Diet plays an important role in the management of feline diabetes. In truth, with the right diet and medication, it is highly likely that felines newly identified with diabetes will achieve diabetic remission– implying they will end up being non-diabetic and not need insulin therapy. This is most common within the first four to six months after medical diagnosis and organization of appropriate diet and insulin therapy.
What Is the Best Food for a Diabetic Cat?
Felines hold true obligate predators and as such have a very high protein requirement and a nearly nonexistent carbohydrate requirement.
Cats are created to consume foods that are high in protein, moderate in fat and extremely low in carbohydrates. The following structure is ideal:
- HALF (or higher) of calories from animal-based protein
- 20-45 percent of calories from fat
- 1-2 percent of calories from carbs
- Rich in water (approximately 70 percent by weight).
When describing business cat food, this perfect composition will only be found in canned cat food formulas. The majority of dry foods are not low enough in carbs. Additionally, dry foods typically consist of plant-based protein and are too low in total protein to satisfy a feline’s high protein requirement. For that reason, dry foods are not typically advised for diabetic cats.
It is well established that the ideal feline diet– specifically to accomplish diabetic remission– is a canned high-protein, low-carbohydrate diet.
What Is a Low-Carb Diet for Diabetic Cat?
A low-carbohydrate diet is one that provides less than 10 percent of the total calories as carbohydrates.
Some felines will have adequate control of their diabetes on higher-carbohydrate diets, while others might require more restriction to 5 percent of the calories as carbs. In general, the lower the carbs the better for outstanding diabetic policy.
Regrettably, carbohydrate information is not easily available on cat food packaging. The surefire analysis on most packaging contains really restricted information, most of which is unhelpful to cat owners. Feline owners can contact pet food companies for more detailed details on the carbohydrate material of readily available diets. It is necessary to request the carbs be revealed as a percent of metabolizable energy (percent ME). This offers you the real percent of calories coming from carbohydrates. It is best to select a food with less than 10 percent of calories (10 percent ME) coming from carbohydrates.
Are Prescription Diets Necessary?
Lots of vets suggest prescription diabetic foods. Although numerous cats succeed on these foods, a few of these foods are developed with more than the suggested 10 percent ME carbohydrates and might not be perfect in every situation nor the best diet to accomplish diabetic remission. In addition, some customers can not manage the additional monthly monetary dedication that includes a prescription diet.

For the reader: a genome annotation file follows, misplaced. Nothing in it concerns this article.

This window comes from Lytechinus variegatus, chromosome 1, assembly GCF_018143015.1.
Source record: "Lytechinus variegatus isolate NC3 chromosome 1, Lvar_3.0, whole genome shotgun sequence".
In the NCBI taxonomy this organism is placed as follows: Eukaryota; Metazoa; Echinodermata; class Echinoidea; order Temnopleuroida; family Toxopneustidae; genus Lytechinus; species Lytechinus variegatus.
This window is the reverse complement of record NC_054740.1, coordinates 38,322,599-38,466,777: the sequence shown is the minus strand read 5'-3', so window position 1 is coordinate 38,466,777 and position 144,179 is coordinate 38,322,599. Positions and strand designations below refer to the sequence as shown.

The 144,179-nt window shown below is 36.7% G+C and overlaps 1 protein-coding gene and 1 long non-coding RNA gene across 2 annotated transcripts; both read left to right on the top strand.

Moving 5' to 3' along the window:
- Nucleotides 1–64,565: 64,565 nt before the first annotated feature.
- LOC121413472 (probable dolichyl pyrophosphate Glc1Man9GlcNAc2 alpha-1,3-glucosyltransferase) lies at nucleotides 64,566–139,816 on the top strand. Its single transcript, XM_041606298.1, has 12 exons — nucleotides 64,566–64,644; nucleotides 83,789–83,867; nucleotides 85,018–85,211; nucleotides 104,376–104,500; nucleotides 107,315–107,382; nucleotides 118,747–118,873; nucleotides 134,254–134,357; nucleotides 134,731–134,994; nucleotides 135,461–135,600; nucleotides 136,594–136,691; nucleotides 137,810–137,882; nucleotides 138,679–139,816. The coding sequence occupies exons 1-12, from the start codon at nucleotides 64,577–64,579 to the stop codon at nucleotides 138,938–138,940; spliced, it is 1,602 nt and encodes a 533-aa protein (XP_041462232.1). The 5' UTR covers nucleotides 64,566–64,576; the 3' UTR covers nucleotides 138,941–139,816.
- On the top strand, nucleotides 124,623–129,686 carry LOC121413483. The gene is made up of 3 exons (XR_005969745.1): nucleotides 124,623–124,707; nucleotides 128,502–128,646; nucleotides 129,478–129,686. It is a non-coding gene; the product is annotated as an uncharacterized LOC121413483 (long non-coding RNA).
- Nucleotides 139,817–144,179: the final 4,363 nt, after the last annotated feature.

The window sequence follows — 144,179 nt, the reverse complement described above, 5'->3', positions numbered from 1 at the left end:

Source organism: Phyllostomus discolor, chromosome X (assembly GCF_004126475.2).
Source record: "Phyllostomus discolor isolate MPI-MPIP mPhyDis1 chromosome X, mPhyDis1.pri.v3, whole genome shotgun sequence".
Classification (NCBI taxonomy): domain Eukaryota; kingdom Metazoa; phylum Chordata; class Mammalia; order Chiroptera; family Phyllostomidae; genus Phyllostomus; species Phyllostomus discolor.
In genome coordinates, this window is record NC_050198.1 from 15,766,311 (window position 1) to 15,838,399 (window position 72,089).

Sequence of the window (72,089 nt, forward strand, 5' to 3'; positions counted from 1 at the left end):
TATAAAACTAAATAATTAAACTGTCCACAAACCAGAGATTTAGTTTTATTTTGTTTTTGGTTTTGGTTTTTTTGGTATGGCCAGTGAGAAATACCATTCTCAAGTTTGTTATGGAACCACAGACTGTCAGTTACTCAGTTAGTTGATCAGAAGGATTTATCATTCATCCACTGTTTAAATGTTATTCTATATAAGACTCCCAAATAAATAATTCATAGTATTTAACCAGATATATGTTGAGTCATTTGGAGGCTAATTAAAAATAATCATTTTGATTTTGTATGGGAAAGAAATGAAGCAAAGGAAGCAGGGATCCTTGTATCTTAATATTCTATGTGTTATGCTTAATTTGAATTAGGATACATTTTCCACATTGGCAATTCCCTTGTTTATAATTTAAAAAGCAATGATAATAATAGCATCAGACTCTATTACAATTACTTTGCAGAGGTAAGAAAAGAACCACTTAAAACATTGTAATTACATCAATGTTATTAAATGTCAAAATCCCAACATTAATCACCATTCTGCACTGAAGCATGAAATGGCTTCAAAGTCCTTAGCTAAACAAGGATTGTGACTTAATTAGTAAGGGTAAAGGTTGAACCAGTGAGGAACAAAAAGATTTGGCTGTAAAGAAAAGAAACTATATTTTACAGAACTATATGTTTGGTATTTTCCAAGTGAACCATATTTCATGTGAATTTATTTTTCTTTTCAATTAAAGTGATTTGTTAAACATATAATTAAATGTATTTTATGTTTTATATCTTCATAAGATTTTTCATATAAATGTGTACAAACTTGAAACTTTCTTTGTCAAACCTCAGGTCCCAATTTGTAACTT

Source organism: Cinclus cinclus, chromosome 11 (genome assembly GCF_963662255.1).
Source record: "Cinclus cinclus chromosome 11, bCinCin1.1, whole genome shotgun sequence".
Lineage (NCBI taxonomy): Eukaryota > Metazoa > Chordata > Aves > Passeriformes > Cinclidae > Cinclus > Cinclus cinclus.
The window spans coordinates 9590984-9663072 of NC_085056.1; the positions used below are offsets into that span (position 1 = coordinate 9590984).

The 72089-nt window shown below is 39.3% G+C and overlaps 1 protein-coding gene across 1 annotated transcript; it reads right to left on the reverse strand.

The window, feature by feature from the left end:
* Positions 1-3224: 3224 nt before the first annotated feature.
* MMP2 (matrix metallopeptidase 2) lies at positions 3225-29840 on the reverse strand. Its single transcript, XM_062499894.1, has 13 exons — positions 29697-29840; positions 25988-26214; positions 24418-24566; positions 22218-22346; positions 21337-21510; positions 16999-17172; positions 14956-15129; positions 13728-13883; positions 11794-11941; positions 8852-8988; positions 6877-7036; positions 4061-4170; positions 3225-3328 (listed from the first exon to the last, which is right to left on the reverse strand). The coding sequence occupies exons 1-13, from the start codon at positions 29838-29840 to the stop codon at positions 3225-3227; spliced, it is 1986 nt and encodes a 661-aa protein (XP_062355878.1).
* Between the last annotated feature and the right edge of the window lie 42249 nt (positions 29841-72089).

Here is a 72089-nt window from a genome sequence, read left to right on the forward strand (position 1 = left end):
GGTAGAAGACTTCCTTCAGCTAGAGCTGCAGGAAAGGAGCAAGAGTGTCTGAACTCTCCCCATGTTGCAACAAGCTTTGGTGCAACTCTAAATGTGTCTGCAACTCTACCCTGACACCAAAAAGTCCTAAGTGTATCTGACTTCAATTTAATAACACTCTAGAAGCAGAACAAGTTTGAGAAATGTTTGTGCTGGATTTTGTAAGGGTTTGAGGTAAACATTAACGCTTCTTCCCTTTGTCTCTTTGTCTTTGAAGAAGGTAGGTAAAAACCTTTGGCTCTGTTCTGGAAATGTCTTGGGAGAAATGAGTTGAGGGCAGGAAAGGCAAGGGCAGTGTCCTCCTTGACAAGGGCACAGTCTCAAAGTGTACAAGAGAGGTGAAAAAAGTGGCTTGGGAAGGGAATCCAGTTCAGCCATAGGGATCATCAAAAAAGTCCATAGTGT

The good news is that prescription diets are not needed to successfully regulate a diabetic feline. Numerous top quality business feline foods are made with less than 10 percent ME carbohydrates and are appropriate for diabetic management. You should deal with your veterinarian to determine your cat’s best dietary solution.
Beginning a New Food for Diabetic Cat
Although you and your vet might choose an appropriate diet for your cat, a food must be palatable to your cat in order to achieve success. Diabetic felines need to not miss out on meals, and they must consistently eat the same type and quantity of food every day for the best possible guideline. If your cat does not appear to like a new food, another choice will be needed. If your feline has actually constantly eaten dry food, a transition to canned food can be tough, however it can be done. There are a number of resources offered to assist with this transition.
Weight-loss and Diabetic Remission in Cats
The calorie requirements of your feline are the next priority in effective diabetic management. Weight problems is one of the most common feline health dangers and is a significant risk factor for the advancement of diabetes in felines. Your veterinarian will help you determine your feline’s perfect body weight and estimate how many calories he should eat each day in order to drop weight gradually and securely.
Cats are unique because lots of revert to a non-diabetic state after switching to a proper diet and beginning insulin treatment. If you are not monitoring blood or urine glucose levels routinely, remission can go unnoticed and deadly hypoglycemia may happen. Talk to your vet about the best time and way to monitor for remission in your cat.